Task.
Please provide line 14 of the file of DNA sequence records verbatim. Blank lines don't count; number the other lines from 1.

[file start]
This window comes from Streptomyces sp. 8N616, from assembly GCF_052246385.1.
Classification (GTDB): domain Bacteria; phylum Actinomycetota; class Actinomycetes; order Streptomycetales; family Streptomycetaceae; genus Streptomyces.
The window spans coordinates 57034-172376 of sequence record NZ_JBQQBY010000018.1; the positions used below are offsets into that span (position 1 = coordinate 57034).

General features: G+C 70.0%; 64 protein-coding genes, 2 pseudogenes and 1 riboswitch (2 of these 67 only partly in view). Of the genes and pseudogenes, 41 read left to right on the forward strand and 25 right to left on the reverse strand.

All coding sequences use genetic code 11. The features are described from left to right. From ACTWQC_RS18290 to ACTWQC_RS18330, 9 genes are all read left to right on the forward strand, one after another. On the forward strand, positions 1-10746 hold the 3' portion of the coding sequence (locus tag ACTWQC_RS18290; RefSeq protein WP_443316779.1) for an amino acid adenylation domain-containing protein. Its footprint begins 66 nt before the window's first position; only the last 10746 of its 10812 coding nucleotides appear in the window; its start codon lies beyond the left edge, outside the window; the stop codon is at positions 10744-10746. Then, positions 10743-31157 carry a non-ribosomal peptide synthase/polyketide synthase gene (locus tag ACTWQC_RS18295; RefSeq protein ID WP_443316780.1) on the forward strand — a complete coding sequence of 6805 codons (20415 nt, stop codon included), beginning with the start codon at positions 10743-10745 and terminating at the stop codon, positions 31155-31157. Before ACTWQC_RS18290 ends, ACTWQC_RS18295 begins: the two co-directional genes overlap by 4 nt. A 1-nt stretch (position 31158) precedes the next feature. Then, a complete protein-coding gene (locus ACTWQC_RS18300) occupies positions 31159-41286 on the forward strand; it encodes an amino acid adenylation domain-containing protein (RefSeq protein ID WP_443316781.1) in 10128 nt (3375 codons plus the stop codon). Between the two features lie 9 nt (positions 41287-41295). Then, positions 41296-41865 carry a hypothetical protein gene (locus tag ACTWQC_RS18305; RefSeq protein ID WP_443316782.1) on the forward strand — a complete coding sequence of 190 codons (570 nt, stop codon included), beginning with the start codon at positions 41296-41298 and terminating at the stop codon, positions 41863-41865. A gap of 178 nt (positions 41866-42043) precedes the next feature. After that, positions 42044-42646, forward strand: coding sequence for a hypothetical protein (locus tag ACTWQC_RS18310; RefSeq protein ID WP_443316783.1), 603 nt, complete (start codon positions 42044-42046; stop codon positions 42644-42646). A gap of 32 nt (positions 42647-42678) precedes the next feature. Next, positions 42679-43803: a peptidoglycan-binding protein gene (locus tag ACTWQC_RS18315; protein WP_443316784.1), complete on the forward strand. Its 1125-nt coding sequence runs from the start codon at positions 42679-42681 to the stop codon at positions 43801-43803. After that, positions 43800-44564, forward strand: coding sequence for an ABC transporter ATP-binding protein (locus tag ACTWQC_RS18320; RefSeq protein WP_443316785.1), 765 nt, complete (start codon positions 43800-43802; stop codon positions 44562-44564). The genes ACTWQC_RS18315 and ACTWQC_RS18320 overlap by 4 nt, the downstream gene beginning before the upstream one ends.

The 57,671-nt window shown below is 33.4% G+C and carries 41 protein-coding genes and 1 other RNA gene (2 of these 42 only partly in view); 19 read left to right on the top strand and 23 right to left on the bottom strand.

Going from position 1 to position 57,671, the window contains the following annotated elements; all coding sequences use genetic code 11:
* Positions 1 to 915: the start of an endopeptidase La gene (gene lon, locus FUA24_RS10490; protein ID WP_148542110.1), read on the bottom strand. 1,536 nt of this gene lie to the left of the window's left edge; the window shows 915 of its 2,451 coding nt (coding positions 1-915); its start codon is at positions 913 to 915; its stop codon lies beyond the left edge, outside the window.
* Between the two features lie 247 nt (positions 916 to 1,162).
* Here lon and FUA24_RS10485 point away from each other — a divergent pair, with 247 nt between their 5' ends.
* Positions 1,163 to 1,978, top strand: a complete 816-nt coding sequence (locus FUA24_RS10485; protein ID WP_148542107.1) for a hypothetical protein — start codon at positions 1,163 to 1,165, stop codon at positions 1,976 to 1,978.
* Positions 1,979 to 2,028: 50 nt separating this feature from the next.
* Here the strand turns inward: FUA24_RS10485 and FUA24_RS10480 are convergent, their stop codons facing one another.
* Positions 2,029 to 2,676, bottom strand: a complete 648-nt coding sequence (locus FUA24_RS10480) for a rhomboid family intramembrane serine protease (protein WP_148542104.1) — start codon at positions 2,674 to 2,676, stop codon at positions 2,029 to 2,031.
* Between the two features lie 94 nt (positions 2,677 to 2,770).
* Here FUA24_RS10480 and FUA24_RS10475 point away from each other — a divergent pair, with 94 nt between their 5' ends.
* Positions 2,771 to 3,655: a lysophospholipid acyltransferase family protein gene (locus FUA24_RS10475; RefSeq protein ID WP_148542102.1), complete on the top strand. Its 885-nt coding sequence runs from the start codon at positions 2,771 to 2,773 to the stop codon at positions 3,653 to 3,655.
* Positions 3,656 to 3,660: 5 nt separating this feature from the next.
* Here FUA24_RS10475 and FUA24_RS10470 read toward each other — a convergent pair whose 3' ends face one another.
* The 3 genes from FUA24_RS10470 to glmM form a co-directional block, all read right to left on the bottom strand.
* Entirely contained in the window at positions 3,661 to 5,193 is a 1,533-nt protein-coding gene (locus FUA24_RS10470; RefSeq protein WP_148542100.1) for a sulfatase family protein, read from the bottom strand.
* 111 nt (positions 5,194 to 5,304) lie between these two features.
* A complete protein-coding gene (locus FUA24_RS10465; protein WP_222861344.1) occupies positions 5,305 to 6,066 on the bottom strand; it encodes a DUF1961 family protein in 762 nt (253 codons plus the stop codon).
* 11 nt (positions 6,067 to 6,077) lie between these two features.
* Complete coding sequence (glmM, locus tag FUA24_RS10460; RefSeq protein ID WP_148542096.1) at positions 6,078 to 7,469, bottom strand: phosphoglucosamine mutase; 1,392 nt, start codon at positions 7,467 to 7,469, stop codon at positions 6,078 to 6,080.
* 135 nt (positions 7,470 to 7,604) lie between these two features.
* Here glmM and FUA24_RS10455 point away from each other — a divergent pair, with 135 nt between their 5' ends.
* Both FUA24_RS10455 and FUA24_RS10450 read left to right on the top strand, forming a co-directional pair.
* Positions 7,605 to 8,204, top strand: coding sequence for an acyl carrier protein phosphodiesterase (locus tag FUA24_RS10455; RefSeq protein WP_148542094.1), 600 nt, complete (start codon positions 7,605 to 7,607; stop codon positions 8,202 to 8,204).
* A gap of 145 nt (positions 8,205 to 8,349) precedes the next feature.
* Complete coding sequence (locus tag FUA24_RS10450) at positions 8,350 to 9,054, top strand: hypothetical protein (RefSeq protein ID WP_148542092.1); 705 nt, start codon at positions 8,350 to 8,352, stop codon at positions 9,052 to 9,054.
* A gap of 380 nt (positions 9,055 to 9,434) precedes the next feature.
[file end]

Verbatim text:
* Positions 2,029 to 2,676, bottom strand: a complete 648-nt coding sequence (locus FUA24_RS10480) for a rhomboid family intramembrane serine protease (protein WP_148542104.1) — start codon at positions 2,674 to 2,676, stop codon at positions 2,029 to 2,031.